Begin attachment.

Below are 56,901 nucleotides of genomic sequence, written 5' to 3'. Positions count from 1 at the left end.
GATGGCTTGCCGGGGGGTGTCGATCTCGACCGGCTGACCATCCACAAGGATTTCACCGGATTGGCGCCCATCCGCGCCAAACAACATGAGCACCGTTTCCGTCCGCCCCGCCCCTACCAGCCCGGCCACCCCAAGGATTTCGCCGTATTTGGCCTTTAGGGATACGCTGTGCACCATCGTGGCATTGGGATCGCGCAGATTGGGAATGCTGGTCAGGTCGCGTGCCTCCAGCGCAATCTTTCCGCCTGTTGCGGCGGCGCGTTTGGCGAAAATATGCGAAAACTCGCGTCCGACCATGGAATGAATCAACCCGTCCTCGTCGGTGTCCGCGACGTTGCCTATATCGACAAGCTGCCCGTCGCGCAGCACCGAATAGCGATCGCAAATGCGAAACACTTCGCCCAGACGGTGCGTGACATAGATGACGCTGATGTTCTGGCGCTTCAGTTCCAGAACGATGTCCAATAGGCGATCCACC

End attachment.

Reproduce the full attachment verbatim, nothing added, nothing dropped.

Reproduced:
Below are 56,901 nucleotides of genomic sequence, written 5' to 3'. Positions count from 1 at the left end.
GATGGCTTGCCGGGGGGTGTCGATCTCGACCGGCTGACCATCCACAAGGATTTCACCGGATTGGCGCCCATCCGCGCCAAACAACATGAGCACCGTTTCCGTCCGCCCCGCCCCTACCAGCCCGGCCACCCCAAGGATTTCGCCGTATTTGGCCTTTAGGGATACGCTGTGCACCATCGTGGCATTGGGATCGCGCAGATTGGGAATGCTGGTCAGGTCGCGTGCCTCCAGCGCAATCTTTCCGCCTGTTGCGGCGGCGCGTTTGGCGAAAATATGCGAAAACTCGCGTCCGACCATGGAATGAATCAACCCGTCCTCGTCGGTGTCCGCGACGTTGCCTATATCGACAAGCTGCCCGTCGCGCAGCACCGAATAGCGATCGCAAATGCGAAACACTTCGCCCAGACGGTGCGTGACATAGATGACGCTGATGTTCTGGCGCTTCAGTTCCAGAACGATGTCCAATAGGCGATCCACC